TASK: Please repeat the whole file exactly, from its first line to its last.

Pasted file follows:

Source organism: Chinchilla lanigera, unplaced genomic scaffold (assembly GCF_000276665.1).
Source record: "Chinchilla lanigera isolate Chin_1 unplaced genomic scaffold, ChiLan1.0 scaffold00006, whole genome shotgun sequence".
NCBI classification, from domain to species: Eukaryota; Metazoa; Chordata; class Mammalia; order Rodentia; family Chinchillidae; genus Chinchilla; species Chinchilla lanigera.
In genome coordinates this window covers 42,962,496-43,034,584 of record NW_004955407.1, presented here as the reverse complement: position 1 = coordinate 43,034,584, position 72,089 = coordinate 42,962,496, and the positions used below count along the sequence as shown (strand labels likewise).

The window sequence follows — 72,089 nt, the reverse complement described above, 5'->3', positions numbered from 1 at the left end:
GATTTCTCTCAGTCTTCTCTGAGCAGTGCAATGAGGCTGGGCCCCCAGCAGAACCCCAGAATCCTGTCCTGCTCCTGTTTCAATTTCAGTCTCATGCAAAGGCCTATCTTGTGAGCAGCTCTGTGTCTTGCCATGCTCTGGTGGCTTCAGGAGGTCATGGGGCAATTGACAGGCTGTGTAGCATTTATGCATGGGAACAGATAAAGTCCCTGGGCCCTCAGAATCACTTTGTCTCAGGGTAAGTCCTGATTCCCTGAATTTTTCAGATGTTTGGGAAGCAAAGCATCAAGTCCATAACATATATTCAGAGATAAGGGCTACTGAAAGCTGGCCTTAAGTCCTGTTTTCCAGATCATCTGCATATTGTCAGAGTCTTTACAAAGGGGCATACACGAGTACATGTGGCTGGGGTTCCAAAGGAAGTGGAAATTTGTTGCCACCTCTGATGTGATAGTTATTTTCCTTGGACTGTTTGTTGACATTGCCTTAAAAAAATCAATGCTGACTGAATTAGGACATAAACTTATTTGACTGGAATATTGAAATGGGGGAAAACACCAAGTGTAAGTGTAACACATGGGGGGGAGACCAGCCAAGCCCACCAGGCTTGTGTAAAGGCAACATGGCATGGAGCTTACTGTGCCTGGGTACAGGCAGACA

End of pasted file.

Source organism: Chinchilla lanigera, unplaced genomic scaffold (assembly GCF_000276665.1).
Source record: "Chinchilla lanigera isolate Chin_1 unplaced genomic scaffold, ChiLan1.0 scaffold00006, whole genome shotgun sequence".
NCBI classification, from domain to species: Eukaryota; Metazoa; Chordata; class Mammalia; order Rodentia; family Chinchillidae; genus Chinchilla; species Chinchilla lanigera.
In genome coordinates this window covers 42,962,496-43,034,584 of record NW_004955407.1, presented here as the reverse complement: position 1 = coordinate 43,034,584, position 72,089 = coordinate 42,962,496, and the positions used below count along the sequence as shown (strand labels likewise).

The window sequence follows — 72,089 nt, the reverse complement described above, 5'->3', positions numbered from 1 at the left end:
GATTTCTCTCAGTCTTCTCTGAGCAGTGCAATGAGGCTGGGCCCCCAGCAGAACCCCAGAATCCTGTCCTGCTCCTGTTTCAATTTCAGTCTCATGCAAAGGCCTATCTTGTGAGCAGCTCTGTGTCTTGCCATGCTCTGGTGGCTTCAGGAGGTCATGGGGCAATTGACAGGCTGTGTAGCATTTATGCATGGGAACAGATAAAGTCCCTGGGCCCTCAGAATCACTTTGTCTCAGGGTAAGTCCTGATTCCCTGAATTTTTCAGATGTTTGGGAAGCAAAGCATCAAGTCCATAACATATATTCAGAGATAAGGGCTACTGAAAGCTGGCCTTAAGTCCTGTTTTCCAGATCATCTGCATATTGTCAGAGTCTTTACAAAGGGGCATACACGAGTACATGTGGCTGGGGTTCCAAAGGAAGTGGAAATTTGTTGCCACCTCTGATGTGATAGTTATTTTCCTTGGACTGTTTGTTGACATTGCCTTAAAAAAATCAATGCTGACTGAATTAGGACATAAACTTATTTGACTGGAATATTGAAATGGGGGAAAACACCAAGTGTAAGTGTAACACATGGGGGGGAGACCAGCCAAGCCCACCAGGCTTGTGTAAAGGCAACATGGCATGGAGCTTACTGTGCCTGGGTACAGGCAGACA